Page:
US20070062753A1 (en) * 2005-09-14 2007-03-22 Hitachi Ltd. Operating device for on-vehicle equipment
US7649278B2 (en) * 2005-09-14 2010-01-19 Hitachi, Ltd. Operating device for on-vehicle equipment
US20070132559A1 (en) * 2005-12-08 2007-06-14 Thomas Schleeh Seat occupancy detection system
CN101472770A (en) 2006-06-19 2009-07-01 Iee国际电子工程股份公司 Capacitive occupant classification system
EP1870292A1 (en) 2006-06-19 2007-12-26 IEE INTERNATIONAL ELECTRONICS & ENGINEERING S.A. Capacitive occupant classification system
US20090194406A1 (en) 2006-06-19 2009-08-06 Iee International Electronics & Engineering S.A. Capacitive occupant classification system
EP2110834A1 (en) 2007-02-06 2009-10-21 Mitsubishi Jidosha Kogyo Kabushiki Kaisha Touch switch structure
CN101246192A (en) 2007-02-14 2008-08-20 中国科学院电子学研究所 Miniature three-dimensional electric field sensor
US20100280717A1 (en) * 2007-05-21 2010-11-04 Iee International Electronics & Engineering S.A. Sensing system for monitoring a predetermined space
CN101521318A (en) 2007-12-07 2009-09-02 李尔公司 Grounding connector for a shielded cable
US7503776B1 (en) 2007-12-07 2009-03-17 Lear Corporation Grounding connector for a shielded cable
US20110001549A1 (en) * 2009-07-03 2011-01-06 Huf Hulsbeck & Furst Gmbh & Co. Kg Capacitive sensor arrangement with a sensor electrode, a screen electrode and a background electrode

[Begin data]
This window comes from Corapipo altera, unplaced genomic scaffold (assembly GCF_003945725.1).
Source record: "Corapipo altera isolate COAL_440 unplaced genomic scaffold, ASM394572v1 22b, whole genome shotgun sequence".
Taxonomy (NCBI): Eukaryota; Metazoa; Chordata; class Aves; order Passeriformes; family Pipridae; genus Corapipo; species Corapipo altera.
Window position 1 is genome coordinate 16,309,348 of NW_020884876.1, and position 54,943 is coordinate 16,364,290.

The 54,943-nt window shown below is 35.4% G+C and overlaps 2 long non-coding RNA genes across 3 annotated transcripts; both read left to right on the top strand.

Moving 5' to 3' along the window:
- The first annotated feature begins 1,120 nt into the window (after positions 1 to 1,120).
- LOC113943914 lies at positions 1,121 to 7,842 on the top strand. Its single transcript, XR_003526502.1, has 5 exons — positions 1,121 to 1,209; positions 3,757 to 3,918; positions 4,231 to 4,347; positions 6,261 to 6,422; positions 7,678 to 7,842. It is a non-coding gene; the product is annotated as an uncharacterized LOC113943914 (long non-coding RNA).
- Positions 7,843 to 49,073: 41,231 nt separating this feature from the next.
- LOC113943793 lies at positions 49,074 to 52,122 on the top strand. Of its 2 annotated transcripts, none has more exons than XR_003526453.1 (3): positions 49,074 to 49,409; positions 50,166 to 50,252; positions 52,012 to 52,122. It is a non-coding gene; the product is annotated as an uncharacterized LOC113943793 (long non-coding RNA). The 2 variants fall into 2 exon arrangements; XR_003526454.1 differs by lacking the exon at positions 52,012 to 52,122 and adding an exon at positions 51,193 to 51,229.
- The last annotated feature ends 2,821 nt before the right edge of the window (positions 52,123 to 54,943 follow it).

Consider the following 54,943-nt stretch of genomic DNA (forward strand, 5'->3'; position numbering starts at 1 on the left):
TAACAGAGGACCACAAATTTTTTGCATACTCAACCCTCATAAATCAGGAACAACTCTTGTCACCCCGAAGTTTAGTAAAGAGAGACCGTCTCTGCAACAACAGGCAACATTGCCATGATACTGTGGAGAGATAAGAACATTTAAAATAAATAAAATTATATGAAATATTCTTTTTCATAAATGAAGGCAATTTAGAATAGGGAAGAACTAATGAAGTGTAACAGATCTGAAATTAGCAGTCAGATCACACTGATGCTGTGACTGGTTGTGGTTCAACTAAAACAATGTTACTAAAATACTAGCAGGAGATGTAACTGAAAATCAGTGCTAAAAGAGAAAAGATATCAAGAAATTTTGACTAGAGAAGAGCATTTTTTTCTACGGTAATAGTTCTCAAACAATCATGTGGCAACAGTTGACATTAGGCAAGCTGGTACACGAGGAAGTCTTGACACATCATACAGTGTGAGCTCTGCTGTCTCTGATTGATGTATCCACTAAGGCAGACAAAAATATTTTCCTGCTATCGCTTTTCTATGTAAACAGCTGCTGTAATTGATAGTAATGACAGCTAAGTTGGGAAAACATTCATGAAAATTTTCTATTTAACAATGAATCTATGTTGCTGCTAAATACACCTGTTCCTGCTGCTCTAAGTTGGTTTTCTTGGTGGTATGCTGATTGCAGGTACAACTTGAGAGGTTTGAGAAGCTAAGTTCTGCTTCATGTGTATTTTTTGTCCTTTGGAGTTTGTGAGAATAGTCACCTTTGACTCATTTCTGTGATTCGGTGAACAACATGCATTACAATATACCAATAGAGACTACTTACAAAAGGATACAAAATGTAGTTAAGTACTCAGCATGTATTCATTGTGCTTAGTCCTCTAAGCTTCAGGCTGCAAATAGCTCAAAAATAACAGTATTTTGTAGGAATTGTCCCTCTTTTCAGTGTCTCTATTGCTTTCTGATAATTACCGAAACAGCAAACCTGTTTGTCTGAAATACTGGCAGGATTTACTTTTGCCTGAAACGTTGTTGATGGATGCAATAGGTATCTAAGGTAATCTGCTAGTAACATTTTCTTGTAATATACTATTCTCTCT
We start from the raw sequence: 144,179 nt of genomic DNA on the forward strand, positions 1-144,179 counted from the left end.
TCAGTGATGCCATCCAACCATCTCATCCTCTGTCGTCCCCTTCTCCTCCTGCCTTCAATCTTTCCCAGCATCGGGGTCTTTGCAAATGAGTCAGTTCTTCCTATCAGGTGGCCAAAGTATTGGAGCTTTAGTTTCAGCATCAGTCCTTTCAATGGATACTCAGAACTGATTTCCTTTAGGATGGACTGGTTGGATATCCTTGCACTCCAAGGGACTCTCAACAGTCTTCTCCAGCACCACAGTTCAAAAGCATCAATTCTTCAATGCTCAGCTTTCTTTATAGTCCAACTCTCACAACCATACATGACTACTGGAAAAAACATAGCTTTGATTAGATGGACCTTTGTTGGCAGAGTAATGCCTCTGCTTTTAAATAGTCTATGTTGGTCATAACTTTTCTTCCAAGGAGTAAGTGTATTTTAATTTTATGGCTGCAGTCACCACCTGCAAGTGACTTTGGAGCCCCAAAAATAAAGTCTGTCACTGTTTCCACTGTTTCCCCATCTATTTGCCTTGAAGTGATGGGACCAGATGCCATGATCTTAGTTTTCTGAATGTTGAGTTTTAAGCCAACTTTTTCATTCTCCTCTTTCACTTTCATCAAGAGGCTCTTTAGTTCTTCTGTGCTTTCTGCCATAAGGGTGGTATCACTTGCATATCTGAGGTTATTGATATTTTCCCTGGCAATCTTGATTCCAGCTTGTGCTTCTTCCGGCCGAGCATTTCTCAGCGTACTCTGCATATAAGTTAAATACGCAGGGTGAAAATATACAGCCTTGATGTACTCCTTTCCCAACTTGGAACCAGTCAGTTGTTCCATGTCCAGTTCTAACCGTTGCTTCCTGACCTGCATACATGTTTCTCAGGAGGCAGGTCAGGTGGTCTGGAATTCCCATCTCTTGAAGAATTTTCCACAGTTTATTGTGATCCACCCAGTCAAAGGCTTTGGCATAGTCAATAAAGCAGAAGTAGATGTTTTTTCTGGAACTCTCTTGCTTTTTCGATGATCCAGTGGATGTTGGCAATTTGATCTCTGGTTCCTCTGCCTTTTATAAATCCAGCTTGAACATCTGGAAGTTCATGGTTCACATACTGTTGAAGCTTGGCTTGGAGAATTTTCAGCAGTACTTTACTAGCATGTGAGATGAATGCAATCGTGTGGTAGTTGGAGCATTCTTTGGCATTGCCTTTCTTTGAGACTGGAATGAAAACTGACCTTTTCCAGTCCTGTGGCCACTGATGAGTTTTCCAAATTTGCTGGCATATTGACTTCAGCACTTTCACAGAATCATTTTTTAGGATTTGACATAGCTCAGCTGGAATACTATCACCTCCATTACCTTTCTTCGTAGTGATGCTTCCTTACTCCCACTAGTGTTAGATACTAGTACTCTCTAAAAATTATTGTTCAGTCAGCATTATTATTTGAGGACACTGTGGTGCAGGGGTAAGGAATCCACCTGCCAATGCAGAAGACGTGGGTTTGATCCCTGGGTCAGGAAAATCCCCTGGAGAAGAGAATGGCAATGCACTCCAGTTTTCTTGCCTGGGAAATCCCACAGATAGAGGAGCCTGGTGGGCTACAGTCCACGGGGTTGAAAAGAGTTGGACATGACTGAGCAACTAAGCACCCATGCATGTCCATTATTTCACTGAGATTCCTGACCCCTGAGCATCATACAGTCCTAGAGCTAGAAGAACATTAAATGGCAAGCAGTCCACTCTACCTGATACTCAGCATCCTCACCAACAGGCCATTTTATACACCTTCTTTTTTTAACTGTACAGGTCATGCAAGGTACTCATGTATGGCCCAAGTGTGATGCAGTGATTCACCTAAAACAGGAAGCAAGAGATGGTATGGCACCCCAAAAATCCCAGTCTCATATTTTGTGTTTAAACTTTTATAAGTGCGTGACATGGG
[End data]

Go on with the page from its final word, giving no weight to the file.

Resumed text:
CN101958455A (en) 2009-07-17 2011-01-26 苹果公司 Electronic equipment with capacitive proximity sensor
US8432322B2 (en) 2009-07-17 2013-04-30 Apple Inc. Electronic devices with capacitive proximity sensors for proximity-based radio-frequency power control
CN201508416U (en) 2009-10-29 2010-06-16 郑建民 Antijamming capacitive sensor
US20110115500A1 (en) * 2009-11-19 2011-05-19 Tk Holdings Inc. Occupant detection and classification system
US9006618B2 (en) * 2010-03-25 2015-04-14 Iee International Electronics & Engineering S.A. Combined seat heater and capacitive occupancy sensor
CN101858941A (en) 2010-03-30 2010-10-13 矽创电子股份有限公司 Capacitor sensing circuit having anti-electromagnetic interference capability
US20120007567A1 (en) * 2010-07-07 2012-01-12 Disney Donald R Low loss discharge circuits for emi filter capacitors
US9061641B2 (en) * 2011-01-07 2015-06-23 Iee International Electronics & Engineering S.A. Capacitive sensor including resonant network

Non-Patent Citations (10)

* Cited by examiner, † Cited by third party
Title
"EMC/EMI Control Technology in PCB Design", chunyang, http://www.dzsccom/data/htm1/2011-8-31/9132-2.html, dated Aug. 31, 2011, 2 pages, See English translation of Chinese office action for English language summary of the relevance of this reference.
"Rational Selection and Use of Bypass Capacitance", mengdongzhe, http://blog.I63.com/dsp-1nint/blog/static/03167434200810273323789/, dated Nov. 27, 2008, 2 pages. See English translation of Chinese office action for English language summary of the relevance of this reference.
"EMC/EMI Control Technology in PCB Design", chunyang, http://www.dzsccom/data/htm1/2011-8-31/9132—2.html, dated Aug. 31, 2011, 2 pages, See English translation of Chinese office action for English language summary of the relevance of this reference.